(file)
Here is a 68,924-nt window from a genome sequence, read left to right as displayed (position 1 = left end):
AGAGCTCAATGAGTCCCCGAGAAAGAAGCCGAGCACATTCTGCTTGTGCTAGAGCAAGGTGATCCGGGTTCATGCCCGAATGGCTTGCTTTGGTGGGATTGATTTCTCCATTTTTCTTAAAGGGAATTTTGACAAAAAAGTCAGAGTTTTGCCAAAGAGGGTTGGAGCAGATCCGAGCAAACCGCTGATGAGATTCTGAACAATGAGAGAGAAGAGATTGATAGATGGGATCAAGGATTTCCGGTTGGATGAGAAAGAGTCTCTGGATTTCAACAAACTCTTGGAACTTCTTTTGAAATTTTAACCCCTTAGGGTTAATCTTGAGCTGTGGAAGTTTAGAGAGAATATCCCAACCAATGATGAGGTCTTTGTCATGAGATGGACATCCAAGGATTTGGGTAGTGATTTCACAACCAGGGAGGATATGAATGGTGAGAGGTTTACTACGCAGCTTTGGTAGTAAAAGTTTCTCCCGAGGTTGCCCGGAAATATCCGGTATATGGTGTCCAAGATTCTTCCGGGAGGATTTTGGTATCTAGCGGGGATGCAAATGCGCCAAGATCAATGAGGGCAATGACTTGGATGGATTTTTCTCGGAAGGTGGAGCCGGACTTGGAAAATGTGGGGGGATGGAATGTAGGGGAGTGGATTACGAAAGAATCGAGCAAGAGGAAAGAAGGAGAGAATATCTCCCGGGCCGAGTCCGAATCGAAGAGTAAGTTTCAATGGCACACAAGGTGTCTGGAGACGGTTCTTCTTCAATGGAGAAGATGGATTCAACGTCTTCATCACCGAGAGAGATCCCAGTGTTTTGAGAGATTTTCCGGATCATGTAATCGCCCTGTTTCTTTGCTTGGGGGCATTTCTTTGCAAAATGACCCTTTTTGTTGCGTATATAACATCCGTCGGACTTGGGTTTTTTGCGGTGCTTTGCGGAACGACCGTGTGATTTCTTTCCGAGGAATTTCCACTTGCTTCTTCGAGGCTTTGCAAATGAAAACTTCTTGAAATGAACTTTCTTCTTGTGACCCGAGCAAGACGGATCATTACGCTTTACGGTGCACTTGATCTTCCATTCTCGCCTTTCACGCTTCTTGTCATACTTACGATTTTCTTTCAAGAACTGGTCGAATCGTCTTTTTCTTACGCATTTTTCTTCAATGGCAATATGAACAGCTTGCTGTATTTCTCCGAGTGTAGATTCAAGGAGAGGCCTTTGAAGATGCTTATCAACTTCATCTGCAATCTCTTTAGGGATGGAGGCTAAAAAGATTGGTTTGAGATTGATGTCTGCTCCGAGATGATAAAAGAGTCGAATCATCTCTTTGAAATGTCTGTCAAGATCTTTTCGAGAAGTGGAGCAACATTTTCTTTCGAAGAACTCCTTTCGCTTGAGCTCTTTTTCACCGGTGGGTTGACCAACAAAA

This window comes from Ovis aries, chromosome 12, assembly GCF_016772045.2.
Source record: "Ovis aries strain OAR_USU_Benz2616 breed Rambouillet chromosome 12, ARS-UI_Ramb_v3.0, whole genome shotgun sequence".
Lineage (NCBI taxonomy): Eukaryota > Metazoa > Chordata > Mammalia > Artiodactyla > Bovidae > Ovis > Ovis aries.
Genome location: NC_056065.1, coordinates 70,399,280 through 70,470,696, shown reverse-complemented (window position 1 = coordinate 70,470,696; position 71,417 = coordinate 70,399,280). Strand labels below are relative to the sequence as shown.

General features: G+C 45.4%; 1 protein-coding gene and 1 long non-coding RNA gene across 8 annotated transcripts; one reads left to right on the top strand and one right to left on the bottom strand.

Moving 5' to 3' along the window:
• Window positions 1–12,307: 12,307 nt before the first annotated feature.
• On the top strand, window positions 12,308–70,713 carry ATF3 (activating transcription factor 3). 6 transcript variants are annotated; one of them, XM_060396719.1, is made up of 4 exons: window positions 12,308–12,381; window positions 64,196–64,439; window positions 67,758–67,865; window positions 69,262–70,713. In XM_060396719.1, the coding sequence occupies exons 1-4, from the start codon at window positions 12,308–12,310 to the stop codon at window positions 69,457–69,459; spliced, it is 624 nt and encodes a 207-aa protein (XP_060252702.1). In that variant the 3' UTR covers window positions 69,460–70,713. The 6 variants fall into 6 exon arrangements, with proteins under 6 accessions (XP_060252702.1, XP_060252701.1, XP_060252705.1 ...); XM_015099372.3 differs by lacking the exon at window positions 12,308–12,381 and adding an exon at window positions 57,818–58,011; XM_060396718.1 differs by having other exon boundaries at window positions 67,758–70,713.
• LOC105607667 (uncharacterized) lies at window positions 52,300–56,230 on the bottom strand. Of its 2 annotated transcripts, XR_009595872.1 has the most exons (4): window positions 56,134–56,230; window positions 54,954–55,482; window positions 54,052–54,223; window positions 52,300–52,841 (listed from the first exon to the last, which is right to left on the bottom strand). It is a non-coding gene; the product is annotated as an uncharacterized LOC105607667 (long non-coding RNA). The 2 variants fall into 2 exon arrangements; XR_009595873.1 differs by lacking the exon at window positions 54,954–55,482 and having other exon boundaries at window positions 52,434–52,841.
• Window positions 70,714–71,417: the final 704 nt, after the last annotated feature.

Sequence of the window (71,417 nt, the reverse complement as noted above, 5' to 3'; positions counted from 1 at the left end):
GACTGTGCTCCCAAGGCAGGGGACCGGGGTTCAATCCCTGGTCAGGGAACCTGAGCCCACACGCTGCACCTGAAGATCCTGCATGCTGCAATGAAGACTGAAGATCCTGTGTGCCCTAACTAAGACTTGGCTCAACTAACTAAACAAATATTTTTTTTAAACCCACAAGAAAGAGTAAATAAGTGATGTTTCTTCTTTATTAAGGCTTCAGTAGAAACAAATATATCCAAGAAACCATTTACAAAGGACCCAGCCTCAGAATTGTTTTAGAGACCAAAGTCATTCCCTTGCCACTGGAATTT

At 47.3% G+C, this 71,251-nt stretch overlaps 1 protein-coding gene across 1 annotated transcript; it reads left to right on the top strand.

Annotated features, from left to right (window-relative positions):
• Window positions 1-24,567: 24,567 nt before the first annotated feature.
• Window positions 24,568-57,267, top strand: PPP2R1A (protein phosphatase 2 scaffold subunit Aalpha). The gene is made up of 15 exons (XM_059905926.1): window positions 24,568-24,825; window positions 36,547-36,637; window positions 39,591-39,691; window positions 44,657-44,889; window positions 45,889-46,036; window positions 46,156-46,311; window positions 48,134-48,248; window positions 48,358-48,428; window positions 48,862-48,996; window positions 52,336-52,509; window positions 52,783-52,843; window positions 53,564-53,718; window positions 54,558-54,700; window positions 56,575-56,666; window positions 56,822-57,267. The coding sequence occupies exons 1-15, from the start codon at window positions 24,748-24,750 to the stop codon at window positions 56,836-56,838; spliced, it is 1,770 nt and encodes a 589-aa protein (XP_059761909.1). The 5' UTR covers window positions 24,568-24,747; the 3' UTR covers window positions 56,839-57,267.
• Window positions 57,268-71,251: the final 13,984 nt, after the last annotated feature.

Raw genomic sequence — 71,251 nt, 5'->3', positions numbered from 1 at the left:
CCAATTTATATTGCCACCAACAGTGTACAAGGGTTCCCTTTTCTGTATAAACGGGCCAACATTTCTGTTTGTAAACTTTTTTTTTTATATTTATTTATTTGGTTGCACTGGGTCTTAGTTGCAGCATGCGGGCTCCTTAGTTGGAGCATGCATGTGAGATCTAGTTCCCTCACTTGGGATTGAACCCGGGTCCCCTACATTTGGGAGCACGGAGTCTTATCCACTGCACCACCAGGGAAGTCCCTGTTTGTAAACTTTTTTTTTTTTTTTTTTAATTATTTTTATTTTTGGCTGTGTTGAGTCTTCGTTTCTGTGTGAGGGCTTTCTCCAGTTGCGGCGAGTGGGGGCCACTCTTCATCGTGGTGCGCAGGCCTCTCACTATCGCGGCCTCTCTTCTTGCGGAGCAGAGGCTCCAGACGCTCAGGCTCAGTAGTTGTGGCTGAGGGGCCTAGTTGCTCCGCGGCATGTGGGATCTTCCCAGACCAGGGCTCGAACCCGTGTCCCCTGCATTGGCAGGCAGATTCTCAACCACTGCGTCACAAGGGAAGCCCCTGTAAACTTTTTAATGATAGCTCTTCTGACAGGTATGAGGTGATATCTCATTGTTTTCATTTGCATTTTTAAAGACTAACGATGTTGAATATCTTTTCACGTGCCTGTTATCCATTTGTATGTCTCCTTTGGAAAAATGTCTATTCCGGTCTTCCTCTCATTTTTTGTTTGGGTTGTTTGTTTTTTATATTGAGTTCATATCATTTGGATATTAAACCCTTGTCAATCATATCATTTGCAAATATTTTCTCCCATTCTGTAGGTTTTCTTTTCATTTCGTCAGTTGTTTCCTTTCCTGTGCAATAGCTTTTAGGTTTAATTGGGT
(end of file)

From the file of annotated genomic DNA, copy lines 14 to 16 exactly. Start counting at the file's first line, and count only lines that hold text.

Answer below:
GACTGTGCTCCCAAGGCAGGGGACCGGGGTTCAATCCCTGGTCAGGGAACCTGAGCCCACACGCTGCACCTGAAGATCCTGCATGCTGCAATGAAGACTGAAGATCCTGTGTGCCCTAACTAAGACTTGGCTCAACTAACTAAACAAATATTTTTTTTAAACCCACAAGAAAGAGTAAATAAGTGATGTTTCTTCTTTATTAAGGCTTCAGTAGAAACAAATATATCCAAGAAACCATTTACAAAGGACCCAGCCTCAGAATTGTTTTAGAGACCAAAGTCATTCCCTTGCCACTGGAATTT

At 47.3% G+C, this 71,251-nt stretch overlaps 1 protein-coding gene across 1 annotated transcript; it reads left to right on the top strand.

Annotated features, from left to right (window-relative positions):